Faculty Thesis Advisors
Thank you for your willingness to work with our students. As the thesis advisor, you have a responsibility to help students understand what is involved in completing a rigorous independent research or creative project. Let the student know that you take the process very seriously, will be putting in a great deal of effort, and therefore expect a strong commitment of time and effort on the student’s part. Help the student be realistic about the nature of the work.
Meet with the student regularly, at least every two weeks. Never let the student leave your office without setting a specific date for the next meeting and specific tasks to be accomplished by that time. Give the students a large measure of independence and responsibility but, at the same time, be constantly ready to offer suggestions, direction, and answers to questions.
The Honors College is aware of the considerable time, energy, and thought required and we are deeply grateful for your willingness to take on the task of thesis advising in addition to your normal workload.
The following information may be helpful as you plan your work with our thesis student:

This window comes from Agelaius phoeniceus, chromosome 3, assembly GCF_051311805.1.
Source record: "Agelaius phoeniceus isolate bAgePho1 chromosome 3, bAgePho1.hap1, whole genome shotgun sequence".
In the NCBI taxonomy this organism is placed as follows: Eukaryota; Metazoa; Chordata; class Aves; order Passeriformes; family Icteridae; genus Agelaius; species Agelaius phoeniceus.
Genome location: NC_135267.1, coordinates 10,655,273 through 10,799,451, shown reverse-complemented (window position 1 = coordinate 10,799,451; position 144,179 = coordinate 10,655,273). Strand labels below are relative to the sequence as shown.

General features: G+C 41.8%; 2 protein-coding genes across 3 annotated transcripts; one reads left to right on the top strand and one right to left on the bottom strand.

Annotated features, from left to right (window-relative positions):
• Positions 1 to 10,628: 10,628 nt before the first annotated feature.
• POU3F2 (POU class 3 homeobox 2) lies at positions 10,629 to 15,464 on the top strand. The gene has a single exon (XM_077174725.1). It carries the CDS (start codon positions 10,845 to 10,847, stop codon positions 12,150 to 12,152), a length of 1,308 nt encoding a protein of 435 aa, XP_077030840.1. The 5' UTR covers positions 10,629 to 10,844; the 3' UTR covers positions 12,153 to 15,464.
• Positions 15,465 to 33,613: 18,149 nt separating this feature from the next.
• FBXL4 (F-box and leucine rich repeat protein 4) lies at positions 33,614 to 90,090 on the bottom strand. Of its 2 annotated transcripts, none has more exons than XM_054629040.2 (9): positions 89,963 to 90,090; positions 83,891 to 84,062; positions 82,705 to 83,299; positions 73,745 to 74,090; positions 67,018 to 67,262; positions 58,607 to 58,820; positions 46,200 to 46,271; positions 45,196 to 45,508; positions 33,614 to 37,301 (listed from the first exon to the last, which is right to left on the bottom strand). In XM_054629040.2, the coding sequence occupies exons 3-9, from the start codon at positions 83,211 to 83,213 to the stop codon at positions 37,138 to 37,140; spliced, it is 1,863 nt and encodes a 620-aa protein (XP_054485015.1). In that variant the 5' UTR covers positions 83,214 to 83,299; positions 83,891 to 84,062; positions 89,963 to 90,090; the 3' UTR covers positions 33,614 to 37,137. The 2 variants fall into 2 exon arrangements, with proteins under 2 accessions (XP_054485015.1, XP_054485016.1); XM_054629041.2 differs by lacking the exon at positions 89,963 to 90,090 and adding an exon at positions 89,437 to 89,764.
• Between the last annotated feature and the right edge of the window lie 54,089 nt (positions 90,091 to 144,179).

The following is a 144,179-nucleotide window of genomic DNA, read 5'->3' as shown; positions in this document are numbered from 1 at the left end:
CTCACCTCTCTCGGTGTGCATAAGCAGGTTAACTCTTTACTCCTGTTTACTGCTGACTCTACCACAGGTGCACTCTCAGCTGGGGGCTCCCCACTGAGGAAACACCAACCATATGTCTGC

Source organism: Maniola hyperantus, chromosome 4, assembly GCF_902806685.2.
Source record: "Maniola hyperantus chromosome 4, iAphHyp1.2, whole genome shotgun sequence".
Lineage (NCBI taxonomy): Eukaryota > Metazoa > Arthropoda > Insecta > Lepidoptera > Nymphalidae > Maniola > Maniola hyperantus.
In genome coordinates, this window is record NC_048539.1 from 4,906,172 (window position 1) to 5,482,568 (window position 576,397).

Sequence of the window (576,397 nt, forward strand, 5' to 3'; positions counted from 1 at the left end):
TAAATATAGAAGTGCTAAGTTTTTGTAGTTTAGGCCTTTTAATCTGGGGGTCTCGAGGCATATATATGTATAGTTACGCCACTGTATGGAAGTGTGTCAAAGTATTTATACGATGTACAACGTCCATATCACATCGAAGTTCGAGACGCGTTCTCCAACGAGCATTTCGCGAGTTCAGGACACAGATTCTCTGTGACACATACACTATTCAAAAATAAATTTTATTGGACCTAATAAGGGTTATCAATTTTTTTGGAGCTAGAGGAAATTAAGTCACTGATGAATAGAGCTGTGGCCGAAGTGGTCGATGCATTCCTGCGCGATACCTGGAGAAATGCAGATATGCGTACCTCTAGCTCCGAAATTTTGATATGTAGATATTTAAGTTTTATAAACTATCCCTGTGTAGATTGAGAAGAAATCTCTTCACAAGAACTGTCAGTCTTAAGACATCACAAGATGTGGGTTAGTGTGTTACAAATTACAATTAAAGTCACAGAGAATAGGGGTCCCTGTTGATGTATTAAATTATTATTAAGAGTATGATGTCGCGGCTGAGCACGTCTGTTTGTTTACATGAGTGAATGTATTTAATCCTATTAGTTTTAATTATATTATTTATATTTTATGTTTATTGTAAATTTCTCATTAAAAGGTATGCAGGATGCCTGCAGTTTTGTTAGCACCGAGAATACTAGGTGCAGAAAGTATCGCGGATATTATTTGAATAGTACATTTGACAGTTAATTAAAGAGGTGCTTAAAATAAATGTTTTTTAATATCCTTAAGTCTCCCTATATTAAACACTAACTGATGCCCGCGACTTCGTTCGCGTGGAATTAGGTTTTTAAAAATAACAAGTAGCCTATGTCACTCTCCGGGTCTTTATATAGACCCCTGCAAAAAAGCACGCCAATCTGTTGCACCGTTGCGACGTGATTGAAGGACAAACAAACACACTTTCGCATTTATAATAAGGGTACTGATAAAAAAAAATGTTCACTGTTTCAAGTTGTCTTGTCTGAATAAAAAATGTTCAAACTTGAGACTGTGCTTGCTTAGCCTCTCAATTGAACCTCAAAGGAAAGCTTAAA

- The thesis earns one letter-grade for the entire project, so students should be given an IP for each semester of thesis work. Once the thesis is completed and defended, the thesis coordinator will contact you regarding grade changes for the previous thesis semesters.
- The student must submit to the Honors College a progress report, signed by you, at the end fo the first semester of work.
- The student must defend the completed work before a committee of four faculty members, including you and a faculty member from the Honors College Advisory Committee. You must approve the penultimate draft for distribution to the committee members.
- If the student’s work is not ready to defend, it is your responsibility to let the student know and to direct the student to contact the thesis coordinator.
- If you have any questions about standards or procedures, please contact the thesis coordinator. Also, be sure to contact the coordinator or dean if serious problems arise that threaten timely completion of the work.